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Quote:
Originally Posted by Firechild View Post
... First post clearly says LLM is limited to 1 ( One ) stereo output and so says the user guide.But if you have a decent computer it should be possible to track without LLM with 64 samples latency and THEN you can have LOADS of stereo cue mixes.
My understanding is that the OP of this thread shows how the LLM can be configured for 8 outputs. Since the OP is straight from the horse's mouth, I would take that as good information.

Since I regularly use 3 separate native apps for recording of live concerts at our studio (our studio is set up with a stage & lights. we regularly do dvd shoots), I can concur that native is ready for primetime with negligible latency. We use Logic, Digital Performer, or Samplitude depending on the client and/or engineer.

I think we are a prime candidate for HD Native. We are already considering the Lynx Aurora. If HD/Native truly is uncrippled PTHD software with a 64 i/o card that is useable by other DAWs; then HD/Native is a slam dunk for a facility like ours.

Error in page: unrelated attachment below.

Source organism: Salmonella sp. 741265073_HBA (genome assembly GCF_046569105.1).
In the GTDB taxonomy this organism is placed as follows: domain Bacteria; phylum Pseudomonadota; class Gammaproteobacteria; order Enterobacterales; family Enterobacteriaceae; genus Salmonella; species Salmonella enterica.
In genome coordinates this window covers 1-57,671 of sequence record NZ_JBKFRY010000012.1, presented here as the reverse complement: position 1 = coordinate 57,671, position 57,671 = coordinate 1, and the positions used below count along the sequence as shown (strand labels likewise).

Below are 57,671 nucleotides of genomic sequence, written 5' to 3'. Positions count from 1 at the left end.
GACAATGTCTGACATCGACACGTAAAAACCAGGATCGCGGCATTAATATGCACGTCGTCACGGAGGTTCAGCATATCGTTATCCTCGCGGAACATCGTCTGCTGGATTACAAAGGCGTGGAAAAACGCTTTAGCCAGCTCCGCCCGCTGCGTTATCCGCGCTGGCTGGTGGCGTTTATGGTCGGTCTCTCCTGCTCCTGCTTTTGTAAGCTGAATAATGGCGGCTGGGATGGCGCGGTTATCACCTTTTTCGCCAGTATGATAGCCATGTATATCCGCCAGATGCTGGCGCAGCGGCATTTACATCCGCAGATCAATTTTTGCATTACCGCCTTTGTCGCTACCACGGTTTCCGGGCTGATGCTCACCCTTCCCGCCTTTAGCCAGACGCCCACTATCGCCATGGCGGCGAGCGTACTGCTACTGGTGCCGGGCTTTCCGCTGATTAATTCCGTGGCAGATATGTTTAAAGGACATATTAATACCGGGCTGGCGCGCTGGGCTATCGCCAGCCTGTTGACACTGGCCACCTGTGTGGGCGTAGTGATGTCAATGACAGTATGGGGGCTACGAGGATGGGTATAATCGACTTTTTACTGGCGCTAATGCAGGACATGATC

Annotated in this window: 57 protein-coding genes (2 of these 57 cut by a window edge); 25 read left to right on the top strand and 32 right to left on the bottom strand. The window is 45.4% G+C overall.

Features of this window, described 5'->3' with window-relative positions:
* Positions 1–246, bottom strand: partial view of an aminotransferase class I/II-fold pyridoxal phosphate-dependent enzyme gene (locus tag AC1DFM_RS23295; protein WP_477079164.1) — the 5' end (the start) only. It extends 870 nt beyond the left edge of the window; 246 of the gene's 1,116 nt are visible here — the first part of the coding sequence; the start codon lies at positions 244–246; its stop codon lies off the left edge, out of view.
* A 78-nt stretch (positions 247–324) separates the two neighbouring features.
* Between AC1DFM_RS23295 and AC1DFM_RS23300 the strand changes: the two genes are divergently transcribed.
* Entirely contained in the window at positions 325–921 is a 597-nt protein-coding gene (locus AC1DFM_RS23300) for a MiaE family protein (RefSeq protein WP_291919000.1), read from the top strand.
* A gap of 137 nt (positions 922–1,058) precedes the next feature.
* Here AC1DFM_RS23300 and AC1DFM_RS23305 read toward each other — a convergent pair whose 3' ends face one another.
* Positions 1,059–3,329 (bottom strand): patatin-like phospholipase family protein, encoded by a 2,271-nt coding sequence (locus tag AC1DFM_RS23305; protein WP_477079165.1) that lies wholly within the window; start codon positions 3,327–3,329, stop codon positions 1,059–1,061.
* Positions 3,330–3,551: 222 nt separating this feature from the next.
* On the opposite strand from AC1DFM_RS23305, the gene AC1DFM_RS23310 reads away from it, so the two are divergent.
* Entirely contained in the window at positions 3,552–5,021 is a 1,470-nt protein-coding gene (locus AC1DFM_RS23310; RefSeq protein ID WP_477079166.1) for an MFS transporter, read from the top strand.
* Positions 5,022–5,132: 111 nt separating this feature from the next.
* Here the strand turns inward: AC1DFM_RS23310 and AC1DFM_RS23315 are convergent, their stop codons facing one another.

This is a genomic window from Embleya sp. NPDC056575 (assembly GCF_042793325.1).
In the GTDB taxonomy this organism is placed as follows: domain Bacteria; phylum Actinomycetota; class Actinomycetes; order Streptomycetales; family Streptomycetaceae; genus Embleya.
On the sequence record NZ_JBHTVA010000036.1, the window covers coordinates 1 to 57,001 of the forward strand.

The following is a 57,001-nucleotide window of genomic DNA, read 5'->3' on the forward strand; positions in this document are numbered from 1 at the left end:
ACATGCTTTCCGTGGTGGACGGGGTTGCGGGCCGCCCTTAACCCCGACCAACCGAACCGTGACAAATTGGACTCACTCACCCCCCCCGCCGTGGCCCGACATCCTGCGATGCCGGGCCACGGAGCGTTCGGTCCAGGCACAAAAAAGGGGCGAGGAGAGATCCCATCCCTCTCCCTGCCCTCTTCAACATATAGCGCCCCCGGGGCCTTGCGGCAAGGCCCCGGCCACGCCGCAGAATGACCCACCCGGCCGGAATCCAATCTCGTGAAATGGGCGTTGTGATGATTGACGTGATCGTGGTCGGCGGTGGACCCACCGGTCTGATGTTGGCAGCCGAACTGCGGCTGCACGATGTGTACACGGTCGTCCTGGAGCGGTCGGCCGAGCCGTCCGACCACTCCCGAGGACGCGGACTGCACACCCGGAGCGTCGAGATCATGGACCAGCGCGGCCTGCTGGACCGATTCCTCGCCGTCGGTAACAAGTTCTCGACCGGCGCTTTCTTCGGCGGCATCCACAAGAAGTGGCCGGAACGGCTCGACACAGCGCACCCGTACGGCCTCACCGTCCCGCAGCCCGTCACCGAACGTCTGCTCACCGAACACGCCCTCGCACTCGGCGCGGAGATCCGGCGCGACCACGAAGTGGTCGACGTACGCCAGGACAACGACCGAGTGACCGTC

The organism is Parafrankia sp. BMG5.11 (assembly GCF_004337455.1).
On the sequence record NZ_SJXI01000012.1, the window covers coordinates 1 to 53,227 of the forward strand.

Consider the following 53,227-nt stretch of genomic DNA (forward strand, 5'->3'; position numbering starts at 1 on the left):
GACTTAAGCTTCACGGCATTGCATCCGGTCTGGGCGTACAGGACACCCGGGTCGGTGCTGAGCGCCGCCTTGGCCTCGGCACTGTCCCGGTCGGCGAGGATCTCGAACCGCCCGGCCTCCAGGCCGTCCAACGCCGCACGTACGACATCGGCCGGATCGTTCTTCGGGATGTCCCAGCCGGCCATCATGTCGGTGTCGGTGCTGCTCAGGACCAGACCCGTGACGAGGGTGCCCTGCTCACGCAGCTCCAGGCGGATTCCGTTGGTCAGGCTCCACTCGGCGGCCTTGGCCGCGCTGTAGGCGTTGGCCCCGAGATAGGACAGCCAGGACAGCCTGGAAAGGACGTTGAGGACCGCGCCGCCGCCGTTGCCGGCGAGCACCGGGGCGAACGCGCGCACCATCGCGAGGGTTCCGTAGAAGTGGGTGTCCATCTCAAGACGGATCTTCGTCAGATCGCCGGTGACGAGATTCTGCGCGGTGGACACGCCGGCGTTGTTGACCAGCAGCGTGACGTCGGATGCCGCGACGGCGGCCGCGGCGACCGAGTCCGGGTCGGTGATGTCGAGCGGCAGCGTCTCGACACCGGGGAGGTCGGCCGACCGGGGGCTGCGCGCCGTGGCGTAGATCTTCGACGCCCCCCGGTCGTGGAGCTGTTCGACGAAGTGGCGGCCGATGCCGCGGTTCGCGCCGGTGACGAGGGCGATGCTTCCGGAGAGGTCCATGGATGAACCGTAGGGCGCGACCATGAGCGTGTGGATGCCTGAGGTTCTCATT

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See, this is why I'm asking.. Everyone everywhere is talking cross with eachother.. Even AVID reps can't give a clear friggin' answer :D
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14th October 2010
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Maybe I'm reading it wrong but the answer seems clear.

"While the output for the LLM mix is limited to stereo, the throughput latency of HD Native is incredibly low and will be sufficient for tracking with multiple cue mixes [without LLM it sounds to me] with plug-ins active."

... and the screenie showing only one selector box for LLM output ....



Seems to suggest one stereo pair in LLM. I think it's the case that you can't use plugs with LLM so it seems clear to me that the second half of that sentence (after the comma) is not talking about LLM. But yeah, he could have cleared it all up by saying "limited to one stereo pair only".